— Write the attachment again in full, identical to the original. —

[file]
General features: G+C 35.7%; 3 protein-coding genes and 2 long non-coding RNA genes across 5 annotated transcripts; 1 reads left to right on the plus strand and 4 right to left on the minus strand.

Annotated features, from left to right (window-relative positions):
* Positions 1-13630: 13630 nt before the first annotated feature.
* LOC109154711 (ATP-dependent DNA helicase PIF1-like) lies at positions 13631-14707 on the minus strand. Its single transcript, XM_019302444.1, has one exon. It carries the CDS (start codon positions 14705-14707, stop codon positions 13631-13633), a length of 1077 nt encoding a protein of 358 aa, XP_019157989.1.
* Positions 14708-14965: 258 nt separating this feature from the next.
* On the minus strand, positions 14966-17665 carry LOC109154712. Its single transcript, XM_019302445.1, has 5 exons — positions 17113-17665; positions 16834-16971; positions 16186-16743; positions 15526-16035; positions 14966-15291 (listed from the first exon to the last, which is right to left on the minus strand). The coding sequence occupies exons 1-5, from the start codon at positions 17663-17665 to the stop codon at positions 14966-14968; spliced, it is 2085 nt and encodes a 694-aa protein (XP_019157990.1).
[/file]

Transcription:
General features: G+C 35.7%; 3 protein-coding genes and 2 long non-coding RNA genes across 5 annotated transcripts; 1 reads left to right on the plus strand and 4 right to left on the minus strand.

Annotated features, from left to right (window-relative positions):
* Positions 1-13630: 13630 nt before the first annotated feature.
* LOC109154711 (ATP-dependent DNA helicase PIF1-like) lies at positions 13631-14707 on the minus strand. Its single transcript, XM_019302444.1, has one exon. It carries the CDS (start codon positions 14705-14707, stop codon positions 13631-13633), a length of 1077 nt encoding a protein of 358 aa, XP_019157989.1.
* Positions 14708-14965: 258 nt separating this feature from the next.
* On the minus strand, positions 14966-17665 carry LOC109154712. Its single transcript, XM_019302445.1, has 5 exons — positions 17113-17665; positions 16834-16971; positions 16186-16743; positions 15526-16035; positions 14966-15291 (listed from the first exon to the last, which is right to left on the minus strand). The coding sequence occupies exons 1-5, from the start codon at positions 17663-17665 to the stop codon at positions 14966-14968; spliced, it is 2085 nt and encodes a 694-aa protein (XP_019157990.1).